import laravel from 'laravel-vite-plugin' import {defineConfig} from 'vite' export default defineConfig ({ plugins: [ laravel ([ 'resources/js/app.js' , ]), { name: 'blade' , handleHotUpdate ({ file , server }) { if (file. With this configuration in place, when you now run npm dev , and change a Blade file, your browser will refresh.Whenever you run Vite with npm dev and modify a JS or CSS file, Vite will automatically recompile the assets and refresh your browser. UPDATE: Laravel's Vite plugin now offers a native way to handle hot reloads. Wouldn't it be cool if this automatic refresh would work when we're changing a Blade file? I hope that, at some point in time, this feature will be baked in the Laravel's vite-plugin. One of the cool features of this Vite integration is that you'll get hot reloading by default. Well, by adding this little piece of configuration to vite.config.js , you can get that.This way, you won't have to refresh your browser manually after making a change.

Deploying Soketi to Laravel Forge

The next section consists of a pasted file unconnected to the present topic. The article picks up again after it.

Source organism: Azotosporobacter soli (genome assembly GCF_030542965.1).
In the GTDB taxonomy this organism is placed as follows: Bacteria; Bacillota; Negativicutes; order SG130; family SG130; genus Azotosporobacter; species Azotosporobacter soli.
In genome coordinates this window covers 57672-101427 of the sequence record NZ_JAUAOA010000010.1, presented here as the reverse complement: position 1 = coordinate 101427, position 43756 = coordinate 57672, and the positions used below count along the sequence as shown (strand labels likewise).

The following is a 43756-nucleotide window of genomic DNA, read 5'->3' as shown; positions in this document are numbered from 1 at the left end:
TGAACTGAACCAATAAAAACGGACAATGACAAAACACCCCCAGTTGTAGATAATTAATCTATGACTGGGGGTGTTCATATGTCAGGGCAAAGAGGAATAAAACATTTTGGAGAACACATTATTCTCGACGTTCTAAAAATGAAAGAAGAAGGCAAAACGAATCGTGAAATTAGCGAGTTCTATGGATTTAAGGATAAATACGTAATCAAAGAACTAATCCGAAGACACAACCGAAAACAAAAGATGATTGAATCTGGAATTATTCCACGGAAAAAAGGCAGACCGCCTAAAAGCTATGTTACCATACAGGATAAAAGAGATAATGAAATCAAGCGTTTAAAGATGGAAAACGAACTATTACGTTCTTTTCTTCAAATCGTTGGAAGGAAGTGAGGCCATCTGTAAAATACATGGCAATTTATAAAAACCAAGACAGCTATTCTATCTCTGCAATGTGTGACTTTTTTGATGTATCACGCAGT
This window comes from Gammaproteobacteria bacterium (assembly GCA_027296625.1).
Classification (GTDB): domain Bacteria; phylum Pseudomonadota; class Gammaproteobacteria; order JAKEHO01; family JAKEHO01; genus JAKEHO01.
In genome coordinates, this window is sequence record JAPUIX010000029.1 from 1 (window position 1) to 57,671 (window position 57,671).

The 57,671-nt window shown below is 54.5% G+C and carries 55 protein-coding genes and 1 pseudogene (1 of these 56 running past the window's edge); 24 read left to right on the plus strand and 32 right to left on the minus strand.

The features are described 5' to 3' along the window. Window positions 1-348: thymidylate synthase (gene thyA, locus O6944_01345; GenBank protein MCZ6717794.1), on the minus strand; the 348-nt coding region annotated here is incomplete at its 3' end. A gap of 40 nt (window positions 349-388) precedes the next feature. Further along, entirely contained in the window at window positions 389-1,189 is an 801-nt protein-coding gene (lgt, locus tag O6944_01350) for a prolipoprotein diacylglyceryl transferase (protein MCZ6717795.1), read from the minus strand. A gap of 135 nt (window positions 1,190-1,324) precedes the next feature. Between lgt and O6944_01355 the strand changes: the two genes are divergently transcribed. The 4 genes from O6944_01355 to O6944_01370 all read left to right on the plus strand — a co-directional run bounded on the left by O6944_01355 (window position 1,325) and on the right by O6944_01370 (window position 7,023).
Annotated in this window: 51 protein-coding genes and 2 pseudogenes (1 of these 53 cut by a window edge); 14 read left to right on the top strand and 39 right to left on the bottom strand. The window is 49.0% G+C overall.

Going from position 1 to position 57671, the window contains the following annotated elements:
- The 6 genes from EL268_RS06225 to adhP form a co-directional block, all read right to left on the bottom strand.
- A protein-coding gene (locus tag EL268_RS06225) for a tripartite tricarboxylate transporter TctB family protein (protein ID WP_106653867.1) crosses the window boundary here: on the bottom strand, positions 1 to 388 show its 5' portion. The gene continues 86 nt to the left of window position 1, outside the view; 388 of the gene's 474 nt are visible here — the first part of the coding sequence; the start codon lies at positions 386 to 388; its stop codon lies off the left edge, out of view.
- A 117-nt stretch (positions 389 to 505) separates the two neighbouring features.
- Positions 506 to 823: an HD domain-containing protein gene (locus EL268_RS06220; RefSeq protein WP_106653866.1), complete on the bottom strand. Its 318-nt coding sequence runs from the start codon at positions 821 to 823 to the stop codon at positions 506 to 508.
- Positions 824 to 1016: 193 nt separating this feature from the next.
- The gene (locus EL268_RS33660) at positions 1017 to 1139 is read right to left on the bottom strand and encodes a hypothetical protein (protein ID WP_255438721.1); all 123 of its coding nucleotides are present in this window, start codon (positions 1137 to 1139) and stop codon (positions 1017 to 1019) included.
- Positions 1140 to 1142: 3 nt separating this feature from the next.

# ssl_certificate; # ssl_certificate_key; ssl_protocols TLSv1.2; ssl_ciphers ECDHE-ECDSA-AES128-GCM-SHA256:ECDHE-RSA-AES128-GCM-SHA256:ECDHE-ECDSA-AES256-GCM-SHA384:ECDHE-RSA-AES256-GCM-SHA384:ECDHE-ECDSA-CHACHA20-POLY1305:ECDHE-RSA-CHACHA20-POLY1305:DHE-RSA-AES128-GCM-SHA256:DHE-RSA-AES256-GCM-SHA384; ssl_prefer_server_ciphers off; ssl_dhparam /etc/nginx/dhparams.pem; add_header X-Frame-Options "SAMEORIGIN"; add_header X-XSS-Protection "1; mode=block"; add_header X-Content-Type-Options "nosniff"; index index.html index.htm index.php; charset utf-8; # FORGE CONFIG (DO NOT REMOVE!) include forge-conf/{{ SITE }}/server/*; location / { proxy_pass; proxy_read_timeout 60; proxy_connect_timeout 60; proxy_redirect off; proxy_http_version 1.1; proxy_set_header Upgrade $http_upgrade; proxy_set_header Connection 'upgrade'; proxy_set_header Host $host; proxy_cache_bypass $http_upgrade; } access_log off; error_log /var/log/nginx/{{ SITE }}-error.log error; } # FORGE CONFIG (DO NOT REMOVE!) include forge-conf/{{ SITE }}/after/*; Based on this configuration, Nginx will proxy any requests to our subdomain to - where Soketi is running. Give the template a name such as "Soketi Reverse Proxy" and define its contents like so: # FORGE CONFIG (DO NOT REMOVE!) include forge-conf/{{ SITE }}/before/*; server { listen {{PORT}}; listen {{PORT_V6}}; server_name {{ DOMAINS }}; server_tokens off; root {{ PATH }}; # FORGE SSL (DO NOT REMOVE!) Creating The Site With our Nginx template now created, we can head over to Forge's Sites panel and create a new site. Updating Our Configuration The final step is to update our site's .env file with the new configuration values: Creating The Nginx Template First, we'll create an Nginx Template on the server running Soketi.Of course, you should supply your own domain name when creating the site: As an added benefit, because we're now using Nginx to serve Soketi, we can easily install an SSL certificate using the site's SSL panel.